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Atrial Fibrillation Treatment

Just as symptoms of atrial fibrillation vary from person to person, so too do treatments. Your medical team will help you determine the cause of your atrial fibrillation and develop a treatment plan to reduce the frequency of episodes or eliminate them entirely.

Lifestyle changes

There are a variety of factors that can increase the likelihood of atrial fibrillation, including alcohol use, caffeine, smoking, obesity, dehydration, and even being over-tired or stressed. Making lifestyle changes can absolutely help reduce the risk of atrial fibrillation as well as the frequency and duration of episodes. In particular, there is increasingly strong evidence that weight loss can dramatically help reduce atrial fibrillation episodes in patients who are overweight. Treatment of other medical conditions associated with atrial fibrillation, such as high blood pressure, sleep apnea, diabetes, thyroid disease, lung disease, other heart conditions, congestive heart failure, kidney failure, anemia (low blood counts), and electrolyte abnormalities can also help reduce the duration and number of episodes.

Medications

There are three different types of medications that your doctor may use to treat your atrial fibrillation. These include blood thinning medications, AV node blocker medications and antiarrhythmic medications.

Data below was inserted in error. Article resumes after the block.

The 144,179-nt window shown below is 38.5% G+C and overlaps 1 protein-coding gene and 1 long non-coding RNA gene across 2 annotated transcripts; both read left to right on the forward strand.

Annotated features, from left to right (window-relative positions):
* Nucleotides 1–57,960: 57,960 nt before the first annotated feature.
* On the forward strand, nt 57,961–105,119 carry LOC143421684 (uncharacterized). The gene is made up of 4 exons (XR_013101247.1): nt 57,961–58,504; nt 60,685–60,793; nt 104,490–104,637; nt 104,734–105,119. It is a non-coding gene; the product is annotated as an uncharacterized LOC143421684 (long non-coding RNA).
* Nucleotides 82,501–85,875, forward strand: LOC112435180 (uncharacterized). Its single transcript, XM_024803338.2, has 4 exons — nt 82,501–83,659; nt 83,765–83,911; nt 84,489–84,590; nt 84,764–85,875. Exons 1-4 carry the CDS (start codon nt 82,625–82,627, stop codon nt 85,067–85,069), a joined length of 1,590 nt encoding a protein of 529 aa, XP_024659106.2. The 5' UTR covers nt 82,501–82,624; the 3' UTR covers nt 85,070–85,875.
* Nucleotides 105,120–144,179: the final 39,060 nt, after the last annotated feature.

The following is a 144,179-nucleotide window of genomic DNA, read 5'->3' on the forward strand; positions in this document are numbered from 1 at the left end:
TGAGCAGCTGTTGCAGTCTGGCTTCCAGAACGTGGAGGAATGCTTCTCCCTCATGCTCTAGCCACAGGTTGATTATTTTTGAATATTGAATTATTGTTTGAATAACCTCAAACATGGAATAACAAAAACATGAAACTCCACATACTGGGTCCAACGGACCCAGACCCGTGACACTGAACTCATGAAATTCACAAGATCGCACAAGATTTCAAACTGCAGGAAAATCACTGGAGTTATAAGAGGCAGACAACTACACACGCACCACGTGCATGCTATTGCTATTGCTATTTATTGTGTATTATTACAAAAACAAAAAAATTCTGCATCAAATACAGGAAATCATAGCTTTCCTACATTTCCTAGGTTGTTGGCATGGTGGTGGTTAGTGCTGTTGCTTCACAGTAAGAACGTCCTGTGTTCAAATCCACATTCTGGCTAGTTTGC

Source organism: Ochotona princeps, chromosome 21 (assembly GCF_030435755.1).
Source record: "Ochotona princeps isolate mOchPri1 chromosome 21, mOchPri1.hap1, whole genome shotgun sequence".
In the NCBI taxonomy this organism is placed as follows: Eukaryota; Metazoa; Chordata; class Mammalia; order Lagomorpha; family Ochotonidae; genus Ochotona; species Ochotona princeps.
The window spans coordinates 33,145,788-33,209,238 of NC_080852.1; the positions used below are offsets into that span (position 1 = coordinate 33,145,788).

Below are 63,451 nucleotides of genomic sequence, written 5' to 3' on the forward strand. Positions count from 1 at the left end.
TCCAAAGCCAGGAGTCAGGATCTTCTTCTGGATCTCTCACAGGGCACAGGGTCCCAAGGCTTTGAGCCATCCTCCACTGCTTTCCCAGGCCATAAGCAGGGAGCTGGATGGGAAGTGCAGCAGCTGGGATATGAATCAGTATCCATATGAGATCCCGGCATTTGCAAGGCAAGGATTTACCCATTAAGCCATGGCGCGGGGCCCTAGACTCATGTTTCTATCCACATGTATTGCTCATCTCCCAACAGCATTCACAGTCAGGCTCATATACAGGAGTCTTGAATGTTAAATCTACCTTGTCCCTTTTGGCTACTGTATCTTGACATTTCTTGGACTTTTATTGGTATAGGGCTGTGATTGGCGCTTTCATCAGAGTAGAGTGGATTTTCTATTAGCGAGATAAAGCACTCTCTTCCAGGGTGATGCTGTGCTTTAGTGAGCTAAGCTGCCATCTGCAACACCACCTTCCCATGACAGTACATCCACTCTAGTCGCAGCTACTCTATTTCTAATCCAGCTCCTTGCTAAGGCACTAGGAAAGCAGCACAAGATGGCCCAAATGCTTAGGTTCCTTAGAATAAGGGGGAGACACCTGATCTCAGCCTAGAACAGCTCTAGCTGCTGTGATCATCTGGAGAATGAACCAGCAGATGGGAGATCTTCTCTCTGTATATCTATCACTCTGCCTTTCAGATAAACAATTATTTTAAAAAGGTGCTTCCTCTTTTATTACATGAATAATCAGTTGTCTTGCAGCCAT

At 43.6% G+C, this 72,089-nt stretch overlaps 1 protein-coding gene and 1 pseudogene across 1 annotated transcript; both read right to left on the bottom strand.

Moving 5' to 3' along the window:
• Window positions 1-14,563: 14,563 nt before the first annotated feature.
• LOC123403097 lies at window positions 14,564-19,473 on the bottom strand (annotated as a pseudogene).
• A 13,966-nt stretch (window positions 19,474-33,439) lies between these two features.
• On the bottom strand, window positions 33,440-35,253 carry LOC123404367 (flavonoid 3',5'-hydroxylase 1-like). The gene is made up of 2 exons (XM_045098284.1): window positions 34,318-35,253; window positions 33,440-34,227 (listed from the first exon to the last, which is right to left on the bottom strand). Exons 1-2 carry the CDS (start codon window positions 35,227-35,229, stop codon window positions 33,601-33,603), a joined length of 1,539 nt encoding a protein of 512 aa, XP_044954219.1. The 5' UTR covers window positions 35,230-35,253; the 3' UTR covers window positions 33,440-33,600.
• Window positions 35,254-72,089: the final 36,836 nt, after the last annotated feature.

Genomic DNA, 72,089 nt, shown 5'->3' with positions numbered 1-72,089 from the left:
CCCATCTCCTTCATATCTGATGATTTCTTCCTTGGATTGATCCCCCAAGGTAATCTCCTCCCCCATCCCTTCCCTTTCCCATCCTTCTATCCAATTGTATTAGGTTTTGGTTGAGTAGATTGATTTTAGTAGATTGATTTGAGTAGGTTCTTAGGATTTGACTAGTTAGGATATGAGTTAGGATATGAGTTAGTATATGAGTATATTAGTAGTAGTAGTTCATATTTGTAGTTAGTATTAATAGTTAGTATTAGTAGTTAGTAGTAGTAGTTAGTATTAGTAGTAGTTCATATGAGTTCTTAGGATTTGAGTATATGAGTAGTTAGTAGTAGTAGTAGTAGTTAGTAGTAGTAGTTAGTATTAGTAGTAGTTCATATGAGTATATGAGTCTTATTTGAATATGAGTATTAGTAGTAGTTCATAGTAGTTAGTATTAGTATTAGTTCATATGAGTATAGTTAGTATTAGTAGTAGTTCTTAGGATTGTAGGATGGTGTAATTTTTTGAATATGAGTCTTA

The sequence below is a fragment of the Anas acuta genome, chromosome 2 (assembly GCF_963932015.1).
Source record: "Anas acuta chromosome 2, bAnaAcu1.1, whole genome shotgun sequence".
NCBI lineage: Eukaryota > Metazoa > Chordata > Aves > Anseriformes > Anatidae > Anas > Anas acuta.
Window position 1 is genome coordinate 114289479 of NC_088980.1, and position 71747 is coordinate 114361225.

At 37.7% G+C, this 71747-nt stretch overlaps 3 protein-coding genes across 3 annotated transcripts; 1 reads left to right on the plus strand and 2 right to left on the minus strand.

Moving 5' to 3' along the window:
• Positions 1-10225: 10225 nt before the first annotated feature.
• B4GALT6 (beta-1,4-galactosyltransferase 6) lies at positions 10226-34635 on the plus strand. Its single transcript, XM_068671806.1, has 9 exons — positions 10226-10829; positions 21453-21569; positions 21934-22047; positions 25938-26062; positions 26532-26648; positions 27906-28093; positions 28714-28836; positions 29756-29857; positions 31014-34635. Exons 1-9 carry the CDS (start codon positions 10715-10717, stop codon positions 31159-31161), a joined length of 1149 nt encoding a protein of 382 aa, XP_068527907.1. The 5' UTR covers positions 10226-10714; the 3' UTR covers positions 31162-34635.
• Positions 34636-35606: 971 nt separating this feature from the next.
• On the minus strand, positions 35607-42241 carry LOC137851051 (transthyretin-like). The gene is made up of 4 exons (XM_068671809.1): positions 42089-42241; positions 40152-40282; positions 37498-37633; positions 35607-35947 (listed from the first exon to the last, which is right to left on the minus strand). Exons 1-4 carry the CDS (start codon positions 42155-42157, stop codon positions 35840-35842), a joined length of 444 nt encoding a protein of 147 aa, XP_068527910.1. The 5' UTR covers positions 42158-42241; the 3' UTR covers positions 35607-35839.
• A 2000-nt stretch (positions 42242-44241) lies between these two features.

Blood thinning medications are often given to patients with atrial fibrillation because they are at a higher risk for having a stroke. When the right and left atria are quivering in a disorganized pattern, the blood inside those compartments swirls around in place instead of being pumped forward. When blood sits around too long, small blood clots can form. If a blood clot forms in the top left chamber (the left atrium), then breaks free and gets pumped out of the heart up to the brain, it will cause a stroke. The most effective treatment to reduce the risk of stroke is to take a medication that helps prevent blood from clotting; these medications are known as “anticoagulants” or “blood thinners.” A newer treatment option to reduce the risk of stroke is a procedure called “left atrial appendage occlusion,” which involves placing a small mesh plug permanently inside the heart to block off a blind-end pouch, that is the most common place clots can form. 

“AV node blocker” medications can be used to slow down the pulse rate of the bottom chambers of the heart, even while atrial fibrillation is ongoing. A fast pulse rate is responsible for many of the symptoms caused by atrial fibrillation, and if a fast pulse rate occurs for weeks or months at a time, this can sometimes lead to a weakening of the heart, with fluid build-up in the lungs known as “heart failure.” Medications that can slow the pulse (but do not affect the atrial fibrillation in the top chambers) include adrenaline-blockers (called “beta blockers,” such as metoprolol, carvedilol, atenolol, and nadolol), calcium channel blockers (such as diltiazem and verapamil) and digoxin. Sometimes these medications are used in combination to achieve the proper effect on the pulse rate.